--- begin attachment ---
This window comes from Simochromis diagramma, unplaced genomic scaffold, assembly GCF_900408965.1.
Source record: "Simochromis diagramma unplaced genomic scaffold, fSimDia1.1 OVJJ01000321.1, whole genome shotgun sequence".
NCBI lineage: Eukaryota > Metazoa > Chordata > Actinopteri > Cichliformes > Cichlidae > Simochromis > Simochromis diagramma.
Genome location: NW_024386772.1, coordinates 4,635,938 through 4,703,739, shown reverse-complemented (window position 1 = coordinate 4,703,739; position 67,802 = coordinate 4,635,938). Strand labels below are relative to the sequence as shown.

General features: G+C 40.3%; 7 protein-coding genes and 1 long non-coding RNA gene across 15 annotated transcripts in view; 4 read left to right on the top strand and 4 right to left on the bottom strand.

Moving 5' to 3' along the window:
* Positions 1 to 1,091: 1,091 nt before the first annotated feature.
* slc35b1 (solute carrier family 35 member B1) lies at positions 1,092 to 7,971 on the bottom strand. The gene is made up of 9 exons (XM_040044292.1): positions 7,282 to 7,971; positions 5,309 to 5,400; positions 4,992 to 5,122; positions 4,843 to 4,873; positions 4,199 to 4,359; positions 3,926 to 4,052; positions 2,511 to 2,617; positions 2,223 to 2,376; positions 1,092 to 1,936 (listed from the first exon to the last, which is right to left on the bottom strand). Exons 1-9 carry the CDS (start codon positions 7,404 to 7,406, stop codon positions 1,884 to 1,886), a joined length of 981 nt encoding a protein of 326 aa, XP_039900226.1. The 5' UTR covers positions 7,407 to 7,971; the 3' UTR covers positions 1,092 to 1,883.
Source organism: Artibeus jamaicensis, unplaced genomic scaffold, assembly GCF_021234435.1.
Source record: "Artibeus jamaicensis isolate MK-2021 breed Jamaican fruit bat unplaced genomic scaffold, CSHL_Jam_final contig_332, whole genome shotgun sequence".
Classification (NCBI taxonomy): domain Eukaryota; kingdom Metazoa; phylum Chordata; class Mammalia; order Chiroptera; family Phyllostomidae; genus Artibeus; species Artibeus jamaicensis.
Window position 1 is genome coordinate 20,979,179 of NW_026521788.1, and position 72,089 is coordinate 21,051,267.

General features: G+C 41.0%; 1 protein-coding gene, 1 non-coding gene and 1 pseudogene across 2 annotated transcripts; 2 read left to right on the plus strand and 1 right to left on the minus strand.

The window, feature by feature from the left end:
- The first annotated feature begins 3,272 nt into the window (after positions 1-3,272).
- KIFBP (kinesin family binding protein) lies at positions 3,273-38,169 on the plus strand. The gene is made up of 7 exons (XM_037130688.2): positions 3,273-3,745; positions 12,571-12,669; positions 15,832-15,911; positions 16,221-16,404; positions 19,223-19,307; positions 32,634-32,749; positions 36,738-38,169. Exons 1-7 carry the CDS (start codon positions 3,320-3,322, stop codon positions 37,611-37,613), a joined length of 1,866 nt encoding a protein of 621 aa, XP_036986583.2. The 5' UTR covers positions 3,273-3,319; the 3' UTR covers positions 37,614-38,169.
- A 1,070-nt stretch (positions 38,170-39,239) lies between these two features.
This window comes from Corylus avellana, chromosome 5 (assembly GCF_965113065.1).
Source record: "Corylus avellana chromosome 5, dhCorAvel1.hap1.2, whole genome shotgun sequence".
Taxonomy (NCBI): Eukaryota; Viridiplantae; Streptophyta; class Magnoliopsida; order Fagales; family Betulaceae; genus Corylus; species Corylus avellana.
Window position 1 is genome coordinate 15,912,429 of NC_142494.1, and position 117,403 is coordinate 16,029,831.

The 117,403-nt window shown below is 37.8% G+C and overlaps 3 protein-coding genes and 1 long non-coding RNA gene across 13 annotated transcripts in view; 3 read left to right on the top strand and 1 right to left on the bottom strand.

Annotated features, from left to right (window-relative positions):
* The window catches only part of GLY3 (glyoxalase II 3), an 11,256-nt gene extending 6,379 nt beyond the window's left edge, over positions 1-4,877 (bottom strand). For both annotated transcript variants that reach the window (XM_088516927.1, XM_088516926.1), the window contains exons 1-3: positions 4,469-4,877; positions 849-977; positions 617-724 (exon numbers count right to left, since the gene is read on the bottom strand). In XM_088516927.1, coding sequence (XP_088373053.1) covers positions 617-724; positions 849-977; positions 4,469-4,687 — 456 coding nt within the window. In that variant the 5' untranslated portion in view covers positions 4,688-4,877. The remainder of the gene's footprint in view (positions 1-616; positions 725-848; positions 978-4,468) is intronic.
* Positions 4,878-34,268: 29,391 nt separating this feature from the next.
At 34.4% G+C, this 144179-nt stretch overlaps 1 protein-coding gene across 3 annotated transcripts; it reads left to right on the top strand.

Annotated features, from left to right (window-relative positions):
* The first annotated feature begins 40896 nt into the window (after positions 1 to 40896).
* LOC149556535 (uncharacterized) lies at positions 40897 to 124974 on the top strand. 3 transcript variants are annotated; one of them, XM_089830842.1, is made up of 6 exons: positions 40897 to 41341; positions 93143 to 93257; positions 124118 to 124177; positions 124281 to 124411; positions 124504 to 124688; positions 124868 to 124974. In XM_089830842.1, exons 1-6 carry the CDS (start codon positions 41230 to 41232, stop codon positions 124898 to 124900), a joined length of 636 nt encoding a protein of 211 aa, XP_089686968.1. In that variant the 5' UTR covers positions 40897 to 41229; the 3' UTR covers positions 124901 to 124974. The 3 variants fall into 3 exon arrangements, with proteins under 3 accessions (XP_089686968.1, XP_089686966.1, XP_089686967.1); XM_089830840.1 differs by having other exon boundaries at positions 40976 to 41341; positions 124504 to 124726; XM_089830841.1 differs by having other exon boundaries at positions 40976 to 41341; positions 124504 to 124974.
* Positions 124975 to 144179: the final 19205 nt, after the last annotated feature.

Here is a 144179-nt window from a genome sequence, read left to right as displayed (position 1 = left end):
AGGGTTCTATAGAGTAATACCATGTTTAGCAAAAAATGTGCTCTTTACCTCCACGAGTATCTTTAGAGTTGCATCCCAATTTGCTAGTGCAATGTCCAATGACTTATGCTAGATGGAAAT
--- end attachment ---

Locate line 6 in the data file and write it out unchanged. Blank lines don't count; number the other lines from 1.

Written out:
Moving 5' to 3' along the window: